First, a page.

Terrorism “National Planning Scenarios” Report Coming
The Department of Homeland Security’s long-awaited National Planning Scenarios, detailing the nation’s vulnerabilities to terrorist attack, is to be released in the coming months, according to reports by the AP and New York Times.
Homeland Security Department officials are preparing a report that catalogues a dozen ways terrorists might strike in the United States in an effort to get state and local authorities thinking about ways to block them. The department has been working for a year on a National Planning Scenarios plan that outlines a number of plausible attacks Ã¢€” including by nerve gas, anthrax, pneumonic plague and truck bomb. The report, still confidential, was requested by a presidential directive in December 2003 and will be made public in upcoming months, Homeland Security spokesman Brian Roehrkasse said Tuesday.
Homeland Security “has developed a number of scenarios that will aid federal, state and local homeland security officials in developing plans to become more prepared to prevent and respond to an act of terrorism, should it occur,” Roehrkasse said. The plan also “will help us better target our efforts and resources in improving the nation’s preparedness,” he said. Officials said there was no credible indication that such specific attacks were being planned.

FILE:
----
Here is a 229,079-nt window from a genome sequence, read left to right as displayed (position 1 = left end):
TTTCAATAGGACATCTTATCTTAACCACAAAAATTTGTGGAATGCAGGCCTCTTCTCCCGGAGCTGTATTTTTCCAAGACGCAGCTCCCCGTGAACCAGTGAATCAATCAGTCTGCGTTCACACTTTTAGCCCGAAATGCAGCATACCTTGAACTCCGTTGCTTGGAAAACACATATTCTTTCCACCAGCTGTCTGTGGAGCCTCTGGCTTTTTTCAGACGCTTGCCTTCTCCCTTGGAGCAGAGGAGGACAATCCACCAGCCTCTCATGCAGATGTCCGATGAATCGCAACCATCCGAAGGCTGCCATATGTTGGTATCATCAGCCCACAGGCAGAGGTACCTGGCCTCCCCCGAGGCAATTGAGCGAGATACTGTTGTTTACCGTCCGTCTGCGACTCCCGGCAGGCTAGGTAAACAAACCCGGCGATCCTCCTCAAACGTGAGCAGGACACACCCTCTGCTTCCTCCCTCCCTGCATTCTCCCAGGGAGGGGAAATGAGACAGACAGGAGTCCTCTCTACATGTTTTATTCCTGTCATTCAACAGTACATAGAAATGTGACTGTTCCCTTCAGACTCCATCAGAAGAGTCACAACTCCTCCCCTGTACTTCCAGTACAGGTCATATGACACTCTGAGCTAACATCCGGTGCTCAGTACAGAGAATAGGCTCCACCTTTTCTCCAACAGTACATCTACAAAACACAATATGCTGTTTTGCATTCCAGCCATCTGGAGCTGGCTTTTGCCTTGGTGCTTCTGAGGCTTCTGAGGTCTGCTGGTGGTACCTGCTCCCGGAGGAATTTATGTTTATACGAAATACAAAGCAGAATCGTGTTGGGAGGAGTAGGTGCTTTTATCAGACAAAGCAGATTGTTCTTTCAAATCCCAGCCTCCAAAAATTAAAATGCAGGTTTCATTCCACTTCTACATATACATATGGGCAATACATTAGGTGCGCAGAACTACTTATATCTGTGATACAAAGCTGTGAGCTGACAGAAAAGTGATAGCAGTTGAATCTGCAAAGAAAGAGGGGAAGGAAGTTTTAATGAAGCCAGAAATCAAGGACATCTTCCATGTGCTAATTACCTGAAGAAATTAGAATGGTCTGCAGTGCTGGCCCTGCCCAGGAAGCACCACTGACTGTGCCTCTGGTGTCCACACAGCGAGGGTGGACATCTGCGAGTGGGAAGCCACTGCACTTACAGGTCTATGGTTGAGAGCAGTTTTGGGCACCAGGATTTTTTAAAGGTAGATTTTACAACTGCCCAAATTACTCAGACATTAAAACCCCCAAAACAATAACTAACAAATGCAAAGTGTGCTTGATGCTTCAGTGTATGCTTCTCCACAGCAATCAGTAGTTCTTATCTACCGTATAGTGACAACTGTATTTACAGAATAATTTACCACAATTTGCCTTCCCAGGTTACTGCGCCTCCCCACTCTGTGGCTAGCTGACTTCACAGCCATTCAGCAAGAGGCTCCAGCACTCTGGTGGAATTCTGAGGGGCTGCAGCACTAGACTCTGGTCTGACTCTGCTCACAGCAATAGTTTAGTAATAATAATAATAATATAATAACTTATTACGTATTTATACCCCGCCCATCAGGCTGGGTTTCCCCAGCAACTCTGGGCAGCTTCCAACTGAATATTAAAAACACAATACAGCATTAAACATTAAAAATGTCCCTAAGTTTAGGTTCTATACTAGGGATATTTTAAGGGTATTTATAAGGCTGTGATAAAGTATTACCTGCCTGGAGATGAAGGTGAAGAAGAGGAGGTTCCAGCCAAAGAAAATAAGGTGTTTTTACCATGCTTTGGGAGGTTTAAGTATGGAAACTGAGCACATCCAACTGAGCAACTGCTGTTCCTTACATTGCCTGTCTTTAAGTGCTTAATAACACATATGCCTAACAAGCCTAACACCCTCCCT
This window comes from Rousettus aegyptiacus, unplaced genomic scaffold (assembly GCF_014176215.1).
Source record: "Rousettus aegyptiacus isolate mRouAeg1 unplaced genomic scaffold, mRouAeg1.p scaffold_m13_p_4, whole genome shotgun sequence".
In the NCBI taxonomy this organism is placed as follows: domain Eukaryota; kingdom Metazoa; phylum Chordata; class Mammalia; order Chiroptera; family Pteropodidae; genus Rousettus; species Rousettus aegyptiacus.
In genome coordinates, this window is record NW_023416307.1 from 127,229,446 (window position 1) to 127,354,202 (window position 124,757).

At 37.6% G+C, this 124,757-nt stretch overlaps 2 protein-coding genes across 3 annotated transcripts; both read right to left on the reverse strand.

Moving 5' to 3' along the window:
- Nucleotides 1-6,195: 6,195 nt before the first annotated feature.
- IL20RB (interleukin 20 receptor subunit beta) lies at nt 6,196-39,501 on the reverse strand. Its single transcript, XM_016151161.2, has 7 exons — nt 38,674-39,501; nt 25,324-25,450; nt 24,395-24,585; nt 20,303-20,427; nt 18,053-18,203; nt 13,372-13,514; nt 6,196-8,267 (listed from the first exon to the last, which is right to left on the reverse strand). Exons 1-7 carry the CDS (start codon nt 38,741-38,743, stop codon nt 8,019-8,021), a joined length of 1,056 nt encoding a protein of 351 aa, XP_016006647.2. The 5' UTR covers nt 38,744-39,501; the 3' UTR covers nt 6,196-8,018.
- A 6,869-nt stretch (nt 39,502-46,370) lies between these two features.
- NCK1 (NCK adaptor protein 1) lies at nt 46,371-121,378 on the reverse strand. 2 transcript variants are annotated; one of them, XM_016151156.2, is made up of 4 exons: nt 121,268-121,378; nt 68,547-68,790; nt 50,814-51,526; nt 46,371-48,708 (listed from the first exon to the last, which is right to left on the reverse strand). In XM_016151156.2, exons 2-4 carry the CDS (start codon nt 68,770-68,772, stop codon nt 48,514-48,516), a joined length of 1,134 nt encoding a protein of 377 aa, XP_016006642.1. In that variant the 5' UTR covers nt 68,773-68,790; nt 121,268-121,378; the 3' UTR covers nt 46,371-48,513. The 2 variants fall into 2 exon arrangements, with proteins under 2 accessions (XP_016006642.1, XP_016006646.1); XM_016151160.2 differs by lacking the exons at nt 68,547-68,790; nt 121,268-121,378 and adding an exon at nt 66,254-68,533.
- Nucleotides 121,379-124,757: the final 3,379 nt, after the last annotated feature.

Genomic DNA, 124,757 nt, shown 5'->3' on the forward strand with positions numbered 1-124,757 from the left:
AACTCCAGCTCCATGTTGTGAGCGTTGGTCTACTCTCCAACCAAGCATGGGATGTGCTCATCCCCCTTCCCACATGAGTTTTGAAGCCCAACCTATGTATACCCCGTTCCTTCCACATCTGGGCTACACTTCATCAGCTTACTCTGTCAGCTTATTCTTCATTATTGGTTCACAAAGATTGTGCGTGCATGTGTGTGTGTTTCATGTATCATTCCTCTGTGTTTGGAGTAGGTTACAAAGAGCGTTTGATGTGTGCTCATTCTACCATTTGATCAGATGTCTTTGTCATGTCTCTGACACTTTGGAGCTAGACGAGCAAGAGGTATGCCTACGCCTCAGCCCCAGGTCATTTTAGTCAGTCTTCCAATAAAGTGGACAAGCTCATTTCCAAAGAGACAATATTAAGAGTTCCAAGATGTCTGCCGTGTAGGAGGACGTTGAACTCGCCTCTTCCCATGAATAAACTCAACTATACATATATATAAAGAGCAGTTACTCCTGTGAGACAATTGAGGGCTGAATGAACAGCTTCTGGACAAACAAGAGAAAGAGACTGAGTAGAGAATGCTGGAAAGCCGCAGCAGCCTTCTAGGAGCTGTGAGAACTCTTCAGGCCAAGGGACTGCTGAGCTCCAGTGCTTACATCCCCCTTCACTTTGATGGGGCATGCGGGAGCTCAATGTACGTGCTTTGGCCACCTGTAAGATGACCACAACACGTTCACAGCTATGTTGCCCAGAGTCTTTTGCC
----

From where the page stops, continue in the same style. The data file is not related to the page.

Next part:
The Department of Homeland Security, trying to focus antiterrorism spending better nationwide, has identified a dozen possible strikes it views as most plausible or devastating, including detonation of a nuclear device in a major city, release of sarin nerve agent in office buildings and a truck bombing of a sports arena.
The document, known simply as the National Planning Scenarios, reads more like a doomsday plan, offering estimates of the probable deaths and economic damage caused by each type of attack. They include blowing up a chlorine tank, killing 17,500 people and injuring more than 100,000; spreading pneumonic plague in the bathrooms of an airport, sports arena and train station, killing 2,500 and sickening 8,000 worldwide; and infecting cattle with foot-and-mouth disease at several sites, costing hundreds of millions of dollars in losses. Specific locations are not named because the events could unfold in many major metropolitan or rural areas, the document says.
The agency’s objective is not to scare the public, officials said, and they have no credible intelligence that such attacks are planned. The department did not intend to release the document publicly, but a draft of it was inadvertently posted on a Hawaii state government Web site. […] The goal of the document’s planners was not to identify every type of possible terrorist attack. It does not include an airplane hijacking, for example, because “there are well developed and tested response plans” for such an incident. Planners included the threats they considered the most plausible or devastating, and that represented a range of the calamities that communities might need to prepare for, said Marc Short, a department spokesman. “Each scenario generally reflects suspected terrorist capabilities and known tradecraft,” the document says.
Planning for these scenarios makes a lot of sense, as they will create something to train against and around which to buy necessary equipment and so forth. As with military operations, these scenarios will likely not precisely reflect the actual crises with which our first responders have to deal but the baseline training and materiel acquisition created in training will be fungible.